So this is a review of a Kodak camera then ?
Well not quite. This was never sold by Kodak, the name here has just been licenced by Vivitar. Its actually just a Vivitar T201 Lx under the hood a camera that has a cult following. But is that deserved ?
This is a lo-fi plastic number. The Kodak version IMHO looks better than the original vivitar with the black surround fooling you into thinking there might be a AF sensor or exposure metering. But nope this is fixed everything stuff. The plastic 28mm lens has a single f/9 aperture and is matched to 1/125 shutter speed. The lens has no coating and I’m not sure but I suspect a couple of elements.
The manual indicates a focal range of 1.2m (4ft) to infinity. This isn’t far off theoretical Depth of field (1.49m to infinity if the lens is focused at 2.94m). Flash is recommended for use 1.2-3m with no differential for film speed.
This is basically the same spec as your average disposable camera and like them has a curved film plane. You trigger the flash manually. And there’s no low light warning system to tell you to put it on. You only need the single AA battery to power the flash – the camera will work fine without
A sliding cover has 3 setting closed (and shutter locked), open & flash on. The camera has a semi easy load system (no slot but catch film on sprocket on take up spool. There’s a flimsy catch on the rear door to open the film compartment. There is a standard thumb winder and traditional rewind knob (you need to depress the button on base first to use). Unlike the VUWS the camera feels happy with 36exp films.
There’s a small mechanical counter and mines came with strap and 2 expired Kodak Ultramax films. The film expiry date (2010) and the packaging having © 2006 suggests mines was made 2006-2008. 400 ISO film provides the best flexibility given the fixed shutter and aperture but in good weather you could get away with 200 ISO or even 100 ISO.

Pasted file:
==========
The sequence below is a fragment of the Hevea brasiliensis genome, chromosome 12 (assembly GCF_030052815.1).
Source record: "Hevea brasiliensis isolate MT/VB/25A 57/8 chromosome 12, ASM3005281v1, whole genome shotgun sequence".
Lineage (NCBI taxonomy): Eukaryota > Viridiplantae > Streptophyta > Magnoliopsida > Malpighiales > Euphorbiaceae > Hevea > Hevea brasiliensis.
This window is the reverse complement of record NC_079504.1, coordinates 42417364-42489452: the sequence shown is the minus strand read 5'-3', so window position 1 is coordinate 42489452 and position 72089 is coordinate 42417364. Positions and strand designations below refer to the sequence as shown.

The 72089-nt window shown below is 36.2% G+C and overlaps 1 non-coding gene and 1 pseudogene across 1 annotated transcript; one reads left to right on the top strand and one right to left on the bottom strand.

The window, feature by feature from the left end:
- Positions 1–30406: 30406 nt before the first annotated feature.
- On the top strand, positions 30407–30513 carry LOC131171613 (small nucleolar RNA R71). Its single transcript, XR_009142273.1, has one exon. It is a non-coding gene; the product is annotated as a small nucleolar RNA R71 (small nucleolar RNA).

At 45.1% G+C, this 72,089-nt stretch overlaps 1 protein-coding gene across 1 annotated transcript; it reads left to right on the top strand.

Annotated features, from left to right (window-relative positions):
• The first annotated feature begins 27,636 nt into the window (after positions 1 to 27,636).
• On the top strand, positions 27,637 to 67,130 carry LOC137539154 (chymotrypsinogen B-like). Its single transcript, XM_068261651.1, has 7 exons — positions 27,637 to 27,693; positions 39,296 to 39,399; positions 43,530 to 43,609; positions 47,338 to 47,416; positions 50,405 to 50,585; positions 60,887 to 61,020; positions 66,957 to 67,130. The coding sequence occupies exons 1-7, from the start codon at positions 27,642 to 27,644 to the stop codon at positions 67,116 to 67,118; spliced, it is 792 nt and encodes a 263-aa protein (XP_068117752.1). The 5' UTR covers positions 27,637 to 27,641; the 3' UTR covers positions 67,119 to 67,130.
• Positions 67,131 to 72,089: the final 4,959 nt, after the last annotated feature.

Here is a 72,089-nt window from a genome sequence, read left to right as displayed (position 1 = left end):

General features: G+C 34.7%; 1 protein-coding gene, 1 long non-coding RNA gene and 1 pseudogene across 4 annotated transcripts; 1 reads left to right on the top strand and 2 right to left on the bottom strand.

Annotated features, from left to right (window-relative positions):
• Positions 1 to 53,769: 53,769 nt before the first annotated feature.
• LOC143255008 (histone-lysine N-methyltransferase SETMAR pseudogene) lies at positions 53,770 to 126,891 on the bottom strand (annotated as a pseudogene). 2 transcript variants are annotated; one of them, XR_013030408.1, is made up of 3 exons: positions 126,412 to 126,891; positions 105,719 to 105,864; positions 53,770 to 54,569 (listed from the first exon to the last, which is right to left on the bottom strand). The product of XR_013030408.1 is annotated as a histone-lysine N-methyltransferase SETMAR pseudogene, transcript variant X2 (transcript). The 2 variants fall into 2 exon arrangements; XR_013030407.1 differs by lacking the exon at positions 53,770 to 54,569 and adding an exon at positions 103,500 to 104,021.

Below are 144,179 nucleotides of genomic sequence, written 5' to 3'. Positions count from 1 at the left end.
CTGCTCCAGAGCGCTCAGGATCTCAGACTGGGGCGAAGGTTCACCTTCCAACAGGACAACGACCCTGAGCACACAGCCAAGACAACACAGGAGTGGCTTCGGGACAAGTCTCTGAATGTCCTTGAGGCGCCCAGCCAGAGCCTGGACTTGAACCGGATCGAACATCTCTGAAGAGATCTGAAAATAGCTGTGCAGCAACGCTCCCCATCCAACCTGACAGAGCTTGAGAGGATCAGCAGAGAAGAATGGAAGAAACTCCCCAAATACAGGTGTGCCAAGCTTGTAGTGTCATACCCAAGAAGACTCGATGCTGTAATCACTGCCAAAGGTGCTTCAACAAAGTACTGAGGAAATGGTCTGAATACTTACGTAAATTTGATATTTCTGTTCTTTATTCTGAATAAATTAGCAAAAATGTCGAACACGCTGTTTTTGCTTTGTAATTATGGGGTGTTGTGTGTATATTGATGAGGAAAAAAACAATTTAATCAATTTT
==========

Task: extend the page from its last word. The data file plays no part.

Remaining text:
The camera is pretty easy to use and unlike a disposable it handier to have a setting that keeps the flash charging rather than having to constantly hold down a button. A green LED tells you flash is charged. The viewfinder is just basic with no gridlines.
I shot it with 2 rolls of film. I loaded in some Ars Imago 320 (aka Foma retropan 320) but something went wrong as the negs came out scratched and grossly under exposed. I’m thinking film rather than camera issue as a roll of fresh in date Ultramax came out as I’d expected.
This really should have been part of my recent group tests of the Yashica MF-1 v Disposables. This really is pretty much a re-loadable disposable camera.
Focus is soft. Acceptable in centre from around 1-10m but falls off beyond and to the edges. There’s a smidge of vignetting and the lens suffers from radial pincushion distortion. Fringing is really evident on long shots
There is no unique characteristics here. This ain’t no VUWS with flash.
Weirdly given the numbers of reloadable disposable on the market, you could launch this today. I’d rank this about the same as the Yashica MF-1 and it feels more robust. The camera isn’t commonly seen in the UK but the T201 is. I got this for £7.70 but as it was a US seller I ended up paying almost £25 once you added postage in. Sounds a lot but did come with 2 films.
This is mediocre stuff but might suite those of you lomo inclined. It is no worse than a disposable or the MF-1.
But I’m left feeling with all of these – spend a bit more and get a whole better camera. The VUWS is way better optically and has lomo cachet but is flimsier and lacks flash. The Hanimex 35SE can be got for peanuts and offers a lot more with retro styling. For VUWS money you can also get the excellent Konica Pop. There’s also the legendary Goko UF (if you can find it).